The problem is, though, that this is going to exacerbate some existing problems with the way games are marketed. When you combine powerful, ‘influencer’-based, pre-release sponsored content with a strong desire that many customers have to pre-order or purchase on day-one, you can end up in some potentially nasty situations.
Saying “just don’t pre-order” is a bit like saying “just don’t enter the lottery”: it’s generally good advice, but it’s also a facile response to a very deep set of behaviours and desires. Not only that, a blanket anti-pre-order stance ignores some brilliant customer/developer relationships which can be forged by early adopters helping to fund indie games. It is impossible to stop people pre-ordering; the media just needs to take publishers and developers to task if they abuse that privilege.
All I can say is that I hope Bethesda continue to take their relationship with their customers seriously: mutual trust and respect have to be the foundation and they are in a position of immense control at this point. Indies who need a pre-order period because coordinating coverage around release is so challenging, and who also rely on the revenue from Early Access releases to complete their projects simply have to pray that bigger publishers don’t destroy the trust of consumers for good.
Dan Pearce – Four Circle Interactive founder
I’ve seen a lot of talk about how Bethesda’s review policy is anti-consumer and I understand where that fear comes from. That said, I do think that there are a few justifiable reasons for doing this from Bethesda’s side. Console games usually are sent off to platform holders a month and a half before they come out, so things like day one patches give the developer a few weeks extra to polish the game and fix any outstanding issues.
For big, complex Bethesda games that’s a big deal. Giving reviewers access prior to that patch could lead to misrepresentative coverage, which could permanently hurt how people perceive the game. There are obviously some more worrying reasons why Bethesda could have made this change, but I’m going to wait and see how this impacts their next few releases before I make a judgement.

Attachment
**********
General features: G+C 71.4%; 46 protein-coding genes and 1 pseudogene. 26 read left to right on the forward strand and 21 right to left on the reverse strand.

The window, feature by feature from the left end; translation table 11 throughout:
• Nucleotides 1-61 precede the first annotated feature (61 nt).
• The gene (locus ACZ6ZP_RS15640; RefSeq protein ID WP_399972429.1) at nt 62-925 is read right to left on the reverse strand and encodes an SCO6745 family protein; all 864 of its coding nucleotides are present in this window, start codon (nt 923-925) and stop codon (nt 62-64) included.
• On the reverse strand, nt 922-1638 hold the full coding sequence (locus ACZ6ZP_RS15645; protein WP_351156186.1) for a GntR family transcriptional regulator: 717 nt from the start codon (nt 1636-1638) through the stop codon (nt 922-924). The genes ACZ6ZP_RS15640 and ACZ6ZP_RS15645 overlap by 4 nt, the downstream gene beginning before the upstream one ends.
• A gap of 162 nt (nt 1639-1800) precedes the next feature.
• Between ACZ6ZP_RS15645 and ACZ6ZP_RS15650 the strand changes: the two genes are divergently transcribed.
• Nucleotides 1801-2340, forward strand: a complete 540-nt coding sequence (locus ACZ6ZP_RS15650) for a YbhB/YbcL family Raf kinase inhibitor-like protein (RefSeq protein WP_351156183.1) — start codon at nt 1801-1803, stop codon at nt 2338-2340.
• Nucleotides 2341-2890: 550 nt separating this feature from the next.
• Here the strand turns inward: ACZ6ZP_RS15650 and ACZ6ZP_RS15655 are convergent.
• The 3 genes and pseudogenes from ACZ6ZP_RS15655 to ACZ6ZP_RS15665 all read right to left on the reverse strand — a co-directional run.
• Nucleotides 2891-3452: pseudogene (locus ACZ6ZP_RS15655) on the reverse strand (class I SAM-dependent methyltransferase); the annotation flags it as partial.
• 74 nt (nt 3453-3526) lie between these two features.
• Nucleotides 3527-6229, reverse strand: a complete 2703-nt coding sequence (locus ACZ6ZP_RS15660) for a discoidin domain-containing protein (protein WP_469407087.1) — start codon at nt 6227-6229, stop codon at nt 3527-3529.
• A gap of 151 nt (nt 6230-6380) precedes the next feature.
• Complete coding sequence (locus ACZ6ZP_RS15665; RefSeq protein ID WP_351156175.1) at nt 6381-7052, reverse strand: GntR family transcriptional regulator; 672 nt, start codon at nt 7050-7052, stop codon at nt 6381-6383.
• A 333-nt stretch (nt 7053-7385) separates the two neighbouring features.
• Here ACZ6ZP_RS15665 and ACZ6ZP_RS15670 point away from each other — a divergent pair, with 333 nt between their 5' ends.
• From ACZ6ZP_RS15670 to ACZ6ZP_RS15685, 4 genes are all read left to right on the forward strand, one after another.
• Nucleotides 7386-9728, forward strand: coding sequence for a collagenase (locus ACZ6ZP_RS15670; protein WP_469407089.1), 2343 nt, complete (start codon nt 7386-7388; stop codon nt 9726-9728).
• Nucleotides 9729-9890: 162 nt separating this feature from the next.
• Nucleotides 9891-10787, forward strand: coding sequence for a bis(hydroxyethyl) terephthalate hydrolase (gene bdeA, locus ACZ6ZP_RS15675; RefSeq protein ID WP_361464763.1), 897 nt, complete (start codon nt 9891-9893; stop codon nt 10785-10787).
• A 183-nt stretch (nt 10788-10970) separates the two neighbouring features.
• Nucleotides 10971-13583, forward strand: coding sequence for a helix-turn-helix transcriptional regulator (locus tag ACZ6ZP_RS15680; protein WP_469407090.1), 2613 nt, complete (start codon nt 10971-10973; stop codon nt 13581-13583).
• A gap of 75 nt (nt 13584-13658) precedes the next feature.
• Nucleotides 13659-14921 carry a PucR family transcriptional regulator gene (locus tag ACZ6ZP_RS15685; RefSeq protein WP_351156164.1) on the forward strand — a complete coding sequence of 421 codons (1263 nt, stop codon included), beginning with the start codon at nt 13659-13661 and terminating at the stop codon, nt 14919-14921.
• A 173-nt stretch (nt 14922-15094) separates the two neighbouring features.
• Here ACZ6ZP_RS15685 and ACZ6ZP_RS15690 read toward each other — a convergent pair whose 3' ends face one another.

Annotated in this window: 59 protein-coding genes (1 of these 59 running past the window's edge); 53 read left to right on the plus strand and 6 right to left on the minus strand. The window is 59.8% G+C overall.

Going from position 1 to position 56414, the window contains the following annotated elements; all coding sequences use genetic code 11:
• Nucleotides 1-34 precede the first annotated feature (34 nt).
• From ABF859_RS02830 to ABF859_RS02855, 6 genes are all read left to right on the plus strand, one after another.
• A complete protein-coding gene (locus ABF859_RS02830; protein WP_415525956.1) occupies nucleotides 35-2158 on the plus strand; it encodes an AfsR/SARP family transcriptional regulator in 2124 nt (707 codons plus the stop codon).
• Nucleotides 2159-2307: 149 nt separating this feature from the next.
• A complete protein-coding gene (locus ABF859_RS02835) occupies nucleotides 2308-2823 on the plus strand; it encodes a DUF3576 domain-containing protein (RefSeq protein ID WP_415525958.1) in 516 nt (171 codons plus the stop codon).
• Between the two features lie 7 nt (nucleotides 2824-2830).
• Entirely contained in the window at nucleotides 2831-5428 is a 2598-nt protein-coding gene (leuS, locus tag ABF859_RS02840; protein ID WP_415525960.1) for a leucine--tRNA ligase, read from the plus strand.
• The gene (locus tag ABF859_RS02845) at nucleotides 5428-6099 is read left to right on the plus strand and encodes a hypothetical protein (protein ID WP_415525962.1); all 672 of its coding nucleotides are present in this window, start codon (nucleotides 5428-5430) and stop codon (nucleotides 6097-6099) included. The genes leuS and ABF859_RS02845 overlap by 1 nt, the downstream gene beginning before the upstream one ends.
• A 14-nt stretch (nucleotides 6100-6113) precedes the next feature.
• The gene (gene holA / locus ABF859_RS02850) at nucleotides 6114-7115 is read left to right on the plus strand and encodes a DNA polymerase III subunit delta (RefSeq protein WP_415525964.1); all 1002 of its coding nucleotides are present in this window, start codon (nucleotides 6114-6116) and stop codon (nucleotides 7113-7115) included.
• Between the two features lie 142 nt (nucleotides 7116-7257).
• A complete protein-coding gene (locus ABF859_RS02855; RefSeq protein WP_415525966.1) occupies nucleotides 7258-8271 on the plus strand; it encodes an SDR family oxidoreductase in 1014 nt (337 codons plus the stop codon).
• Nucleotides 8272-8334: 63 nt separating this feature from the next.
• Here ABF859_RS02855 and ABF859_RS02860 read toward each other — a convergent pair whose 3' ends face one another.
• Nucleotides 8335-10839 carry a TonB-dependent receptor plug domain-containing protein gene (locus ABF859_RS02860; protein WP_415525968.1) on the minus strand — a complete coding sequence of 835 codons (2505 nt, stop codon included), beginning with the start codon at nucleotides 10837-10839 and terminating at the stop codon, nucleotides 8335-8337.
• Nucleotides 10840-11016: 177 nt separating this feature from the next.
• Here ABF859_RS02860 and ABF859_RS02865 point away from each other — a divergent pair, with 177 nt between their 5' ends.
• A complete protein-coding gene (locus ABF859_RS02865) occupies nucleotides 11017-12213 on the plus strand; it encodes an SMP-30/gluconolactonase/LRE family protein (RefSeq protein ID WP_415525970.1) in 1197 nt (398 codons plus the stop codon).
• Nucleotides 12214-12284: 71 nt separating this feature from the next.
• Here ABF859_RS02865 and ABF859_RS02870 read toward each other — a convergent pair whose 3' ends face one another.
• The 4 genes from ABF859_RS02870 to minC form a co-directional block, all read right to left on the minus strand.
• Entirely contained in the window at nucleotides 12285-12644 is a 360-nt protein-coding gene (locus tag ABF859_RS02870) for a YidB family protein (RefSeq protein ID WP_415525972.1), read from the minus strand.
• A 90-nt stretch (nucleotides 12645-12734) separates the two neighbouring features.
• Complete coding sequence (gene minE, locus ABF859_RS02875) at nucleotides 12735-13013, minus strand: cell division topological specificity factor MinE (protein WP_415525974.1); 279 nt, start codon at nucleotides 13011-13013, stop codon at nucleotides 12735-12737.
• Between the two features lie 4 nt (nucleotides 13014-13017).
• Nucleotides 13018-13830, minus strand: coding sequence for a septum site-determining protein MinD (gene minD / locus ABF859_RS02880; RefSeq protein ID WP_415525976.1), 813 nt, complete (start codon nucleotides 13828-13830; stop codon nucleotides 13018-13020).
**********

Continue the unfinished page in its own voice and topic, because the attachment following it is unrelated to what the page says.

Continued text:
Andrew J Smith – Spilt Milk managing director
The gamer in me is a bit miffed at Bethesda’s new policy – they seem to be cutting out the press in a pretty brutal way, and I want to see what a game is like before it comes out – but that gamer is old and out of touch.
Right now, if I want to see how a good a game is, I ask mates, watch videos and read reviews – no one source of information outclasses the other. So what if written reviews for some games are no longer as useful as they once were? They can still be incredibly insightful, and if they grow to fill a more cultural & critical role in terms of their content as opposed to pure buying guides, then I’d be really happy.
Maybe we’ll start seeing other publishers follow suit. Maybe we won’t. I don’t know what the future holds, and really this might come back to bite Bethesda in the arse… withdrawing from the press could be seen as withdrawing from a loyal segment of the community, and lord knows a game sells nothing without a community behind it.
I don’t really understand the idea of cutting off a portion of that – especially when day one impact is hugely important to everyone in the market – but they’re unlikely to be making these decisions in a vacuum or as a purely emotional thing. There will be stats and figures that show them they’ll sell better as a result of this move and ultimately I can’t really blame them for that.
Gary Chambers – Introversion developer
I can understand it from a business perspective – if all they care about is the money then for them it makes perfect sense. It seems pretty disrespectful to both the games press and the people actually buying the games though.
To me it seems like a very shortsighted approach with no consideration for the effects it will have on the industry in the long-term.
Andrew Bennison – Prospect Games managing director
With Fallout 4 and Doom, Bethesda succeeded in testing a new approach to game launches. Rather than play the media game, they are pulling out of it and saving money in the process.